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Junk food

Companies exploiting socially-networked children to push junk food like drug dealers

Monday, May 10, 2010 by: Ethan A. Huff, staff writer
Tags: junk food, children, health news

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(NaturalNews) In response to recent bans on junk food advertising in the U.K., junk food manufacturers like Fanta, which is part of Coca-Cola, have found a loophole to the restriction. Producers are paying children the equivalent of roughly $40 a week to plug company products to their friends through social networking sites like Facebook and Twitter.

A recruitment site where thousands of kids as young as seven years old can take surveys to help companies formulate products is now luring them to promote brands and product lines to their friends in exchange for discount coupons and free samples. The site is encouraging children to put up flyers for products, write endorsements on message boards and social networking sites, and even host product parties for their friends.

While there are some safeguards in place for younger children, including mandatory parental consent for children under 12, many are concerned that the practice exploits children and promotes unhealthy food products that are causing widespread illness and obesity.

Social networking can be a powerful and useful tool for conducting business, but the practice of luring young children to promote questionable products is becoming increasingly problematic. Many record labels are now employing the same tactic to get children to promote various pop stars and music groups.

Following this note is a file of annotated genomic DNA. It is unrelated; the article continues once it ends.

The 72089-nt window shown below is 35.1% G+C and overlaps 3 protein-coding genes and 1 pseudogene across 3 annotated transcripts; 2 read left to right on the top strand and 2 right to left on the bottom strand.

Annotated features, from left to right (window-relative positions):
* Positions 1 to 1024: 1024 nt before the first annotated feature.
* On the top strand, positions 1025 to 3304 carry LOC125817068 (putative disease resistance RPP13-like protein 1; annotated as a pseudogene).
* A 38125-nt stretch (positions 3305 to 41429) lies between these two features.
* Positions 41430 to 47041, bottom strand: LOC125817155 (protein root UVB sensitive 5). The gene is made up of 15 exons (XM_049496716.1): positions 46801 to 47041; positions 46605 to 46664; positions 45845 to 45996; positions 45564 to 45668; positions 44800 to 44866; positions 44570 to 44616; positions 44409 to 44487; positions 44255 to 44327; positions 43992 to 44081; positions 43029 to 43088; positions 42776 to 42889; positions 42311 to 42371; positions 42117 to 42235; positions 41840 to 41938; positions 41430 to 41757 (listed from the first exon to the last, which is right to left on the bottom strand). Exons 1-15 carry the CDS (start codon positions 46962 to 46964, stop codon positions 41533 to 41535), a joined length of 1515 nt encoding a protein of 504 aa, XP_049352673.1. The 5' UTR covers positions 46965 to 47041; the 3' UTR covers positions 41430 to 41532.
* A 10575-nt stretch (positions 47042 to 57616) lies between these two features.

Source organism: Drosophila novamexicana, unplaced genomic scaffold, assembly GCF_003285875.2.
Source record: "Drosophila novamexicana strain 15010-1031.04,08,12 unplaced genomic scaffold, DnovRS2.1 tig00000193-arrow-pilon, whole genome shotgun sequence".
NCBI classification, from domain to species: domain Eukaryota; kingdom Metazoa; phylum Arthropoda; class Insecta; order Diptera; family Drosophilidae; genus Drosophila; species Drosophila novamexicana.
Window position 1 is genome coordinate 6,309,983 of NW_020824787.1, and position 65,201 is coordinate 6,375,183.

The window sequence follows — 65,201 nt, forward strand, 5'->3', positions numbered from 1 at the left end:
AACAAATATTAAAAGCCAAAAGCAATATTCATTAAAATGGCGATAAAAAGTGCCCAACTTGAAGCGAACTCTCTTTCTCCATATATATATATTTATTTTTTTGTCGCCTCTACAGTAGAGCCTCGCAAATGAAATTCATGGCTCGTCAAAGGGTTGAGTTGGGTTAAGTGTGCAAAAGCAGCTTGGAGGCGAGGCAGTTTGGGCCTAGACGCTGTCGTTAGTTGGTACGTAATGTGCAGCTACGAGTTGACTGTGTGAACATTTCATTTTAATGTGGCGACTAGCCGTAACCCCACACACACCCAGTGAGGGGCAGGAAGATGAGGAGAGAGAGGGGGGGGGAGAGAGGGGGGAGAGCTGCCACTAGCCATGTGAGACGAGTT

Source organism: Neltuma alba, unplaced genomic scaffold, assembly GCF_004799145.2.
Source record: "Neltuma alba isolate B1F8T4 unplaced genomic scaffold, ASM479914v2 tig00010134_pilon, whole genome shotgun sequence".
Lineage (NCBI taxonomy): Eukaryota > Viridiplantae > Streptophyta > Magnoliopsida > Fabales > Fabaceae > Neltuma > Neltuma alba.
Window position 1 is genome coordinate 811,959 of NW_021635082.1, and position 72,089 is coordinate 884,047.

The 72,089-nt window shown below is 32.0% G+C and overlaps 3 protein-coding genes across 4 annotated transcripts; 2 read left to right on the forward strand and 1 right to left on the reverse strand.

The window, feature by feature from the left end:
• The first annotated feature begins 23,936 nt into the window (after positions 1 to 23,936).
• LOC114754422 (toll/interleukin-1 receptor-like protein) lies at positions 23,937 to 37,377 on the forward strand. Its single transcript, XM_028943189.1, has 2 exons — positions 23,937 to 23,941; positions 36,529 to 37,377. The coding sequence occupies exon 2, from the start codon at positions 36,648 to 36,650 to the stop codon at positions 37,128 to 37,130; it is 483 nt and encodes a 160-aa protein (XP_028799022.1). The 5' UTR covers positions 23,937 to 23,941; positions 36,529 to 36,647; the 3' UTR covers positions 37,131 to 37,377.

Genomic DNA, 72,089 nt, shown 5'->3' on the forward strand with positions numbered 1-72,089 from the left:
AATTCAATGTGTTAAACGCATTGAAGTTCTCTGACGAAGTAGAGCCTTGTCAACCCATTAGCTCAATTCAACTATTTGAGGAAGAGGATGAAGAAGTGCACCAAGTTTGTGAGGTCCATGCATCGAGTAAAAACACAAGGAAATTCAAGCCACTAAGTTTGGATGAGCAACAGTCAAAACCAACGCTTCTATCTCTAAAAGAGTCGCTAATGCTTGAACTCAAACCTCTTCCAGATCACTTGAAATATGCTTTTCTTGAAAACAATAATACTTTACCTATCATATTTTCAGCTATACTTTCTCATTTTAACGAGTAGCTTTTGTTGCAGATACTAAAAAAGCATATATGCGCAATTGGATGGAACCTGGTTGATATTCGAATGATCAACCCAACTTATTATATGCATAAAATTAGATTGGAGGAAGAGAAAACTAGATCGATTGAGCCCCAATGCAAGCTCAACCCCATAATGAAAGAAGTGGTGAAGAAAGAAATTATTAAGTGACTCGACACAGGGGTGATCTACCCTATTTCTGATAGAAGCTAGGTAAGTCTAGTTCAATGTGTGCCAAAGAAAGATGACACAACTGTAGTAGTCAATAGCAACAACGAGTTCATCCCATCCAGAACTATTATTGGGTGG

Ed Mayo, co-author of Consumer Kids, a book on children and marketing, is strongly against the practice of companies hiring "youth ambassadors" to promote their products. "About 85 percent of children's favorite websites collect some sort of personal information," he explained, noting that more than half a million children have already been enrolled in some sort of online marketing program.

The U.K. Food Standards Agency (FSA) has indicated that it plans to utilize company databases to send messages to children about the importance of eating a healthy diet. With more than a third of U.K. children being overweight and a great many deficient in vital minerals and nutrients, the agency hopes to exert some positive influence in response to the situation.

Authorities gave no indication that any action would be taken against the practice. Though U.K. law has established restrictive limits on junk food advertising on television, there are no such restrictions for internet advertising.

Rather than demand ever-more government intervention to obstruct the market, parents can and should get more involved in their children's lives to discourage participation in online marketing programs and teach them to eat better.

Sources for this story include:


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